Madrid, Museo Naval de Madrid, PM-1

Portolan Chart by Matteo Prunes Facsimile Edition

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This portolan chart is a very interesting example of the tradition of sea charts in early modern Majorca. Dated 1563, the Portolan Chart by Matteo Prunes depicts the Mediterranean, southern Europe, North Africa, and the Black Sea, as well as the eastern Atlantic Ocean and some of its archipelagos. The chart contains depictions of cities, flags, and banners, as well as two ships sailing in the Atlantic Ocean, and the Virgin Mary with the Child at the left edge.

The chart is the work of Matteo Prunes (1532-1594), whose charts are among the best examples of nautical cartography from sixteenth-century Majorca.

An Example of Traditional Majorcan Nautical Charts

This chart, designed to provide information about coastlines, is on parchment and measures 53 × 98 cm. It depicts the coastlines of the Mediterranean, the Atlantic as far north as Brest, and the Black Sea in an accurate way, with abundant place names.

Painted Embellishment

We can see abundant decorative details, such as different ribbons, flags and coats of arms; large compass roses indicating the cardinal points are also included.

Important cities in Europe, Africa, and Near East are portrayed with flags indicating their sovereignty. Thus, Granada in southern Spain is marked with the flag of Castile, and a large flag with the Lion of Saint Mark rises from the city of Venice, depicted very large to indicate its importance.

At the left edge of the chart, a depiction of the Virgin and Child is included, something common in nautical charts made in Majorca at the end of the Middle Ages and in the early modern period. Under the Virgin, an inscription indicates the authorship and date of the work: Matheus prunes in civitate majoricarum 1563 ("Mateo Prunes in the city of the Majorcans, 1563").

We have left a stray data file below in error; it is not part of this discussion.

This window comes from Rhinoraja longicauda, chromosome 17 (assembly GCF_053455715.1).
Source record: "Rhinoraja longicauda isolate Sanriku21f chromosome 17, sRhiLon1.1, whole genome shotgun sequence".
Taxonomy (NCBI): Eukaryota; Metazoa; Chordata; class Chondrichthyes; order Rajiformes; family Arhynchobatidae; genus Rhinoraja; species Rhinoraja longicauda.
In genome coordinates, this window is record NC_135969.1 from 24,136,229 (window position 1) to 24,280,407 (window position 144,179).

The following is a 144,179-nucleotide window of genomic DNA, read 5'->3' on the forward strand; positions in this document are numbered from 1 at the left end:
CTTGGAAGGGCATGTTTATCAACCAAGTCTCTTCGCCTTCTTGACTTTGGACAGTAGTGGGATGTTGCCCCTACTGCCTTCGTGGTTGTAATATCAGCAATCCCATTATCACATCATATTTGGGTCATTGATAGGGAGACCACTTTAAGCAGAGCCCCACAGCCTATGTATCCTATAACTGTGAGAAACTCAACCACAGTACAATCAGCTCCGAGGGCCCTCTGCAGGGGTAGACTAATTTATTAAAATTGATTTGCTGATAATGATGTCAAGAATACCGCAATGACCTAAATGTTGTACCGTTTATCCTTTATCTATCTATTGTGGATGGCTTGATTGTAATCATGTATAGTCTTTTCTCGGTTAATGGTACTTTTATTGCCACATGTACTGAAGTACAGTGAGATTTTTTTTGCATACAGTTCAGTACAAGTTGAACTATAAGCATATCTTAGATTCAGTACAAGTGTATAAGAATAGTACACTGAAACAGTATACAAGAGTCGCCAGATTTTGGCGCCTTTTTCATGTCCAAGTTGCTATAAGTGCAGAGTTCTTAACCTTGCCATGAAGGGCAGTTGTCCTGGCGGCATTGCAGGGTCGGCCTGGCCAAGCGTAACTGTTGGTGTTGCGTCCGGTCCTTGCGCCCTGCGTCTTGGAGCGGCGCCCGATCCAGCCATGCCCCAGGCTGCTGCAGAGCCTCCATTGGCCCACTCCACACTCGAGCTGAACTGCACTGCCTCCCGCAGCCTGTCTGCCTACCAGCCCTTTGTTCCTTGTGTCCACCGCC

Two large ships are shown sailing west in the Atlantic Ocean, perhaps indicating the importance of the Atlantic at this time of the first voyages to America from southern Europe. At the bottom left corner of the chart, we can see the Canary Islands and Madeira.

The Prunes Family and Mapmaking in Majorca

Matteo Prunes was a member of a renowned family of cartographers living and working in Majorca in the sixteenth and seventeenth centuries, a time when the famous Majorcan school of cartography was in decline. Several members of the family are known, namely Juan, Bautista, Matteo, Vicente, Juan Bautista, and Pere Joan, among whom Matteo seems to have been the most prolific mapmaker. This chart is one of his thirteen surviving charts and is displayed in the Museo Naval in Madrid, which acquired it in 1926.

We have 1 facsimile edition of the manuscript "Portolan Chart by Matteo Prunes": Portulano del Mediterráneo de Mateo Prunes facsimile edition, published by AyN Ediciones, 2005

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Map description compiled by Kevin R. Wittmann.
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Portulano del Mediterráneo de Mateo Prunes

Madrid: AyN Ediciones, 2005

  • Commentary (Spanish) by Verdejo Martin-Meras, Maria Luisa
  • Limited Edition: 995 copies
  • Full-size color reproduction of the entire original document, Portolan Chart by Matteo Prunes: the facsimile attempts to replicate the look-and-feel and physical features of the original document; pages are trimmed according to the original format; the binding might not be consistent with the current document binding.

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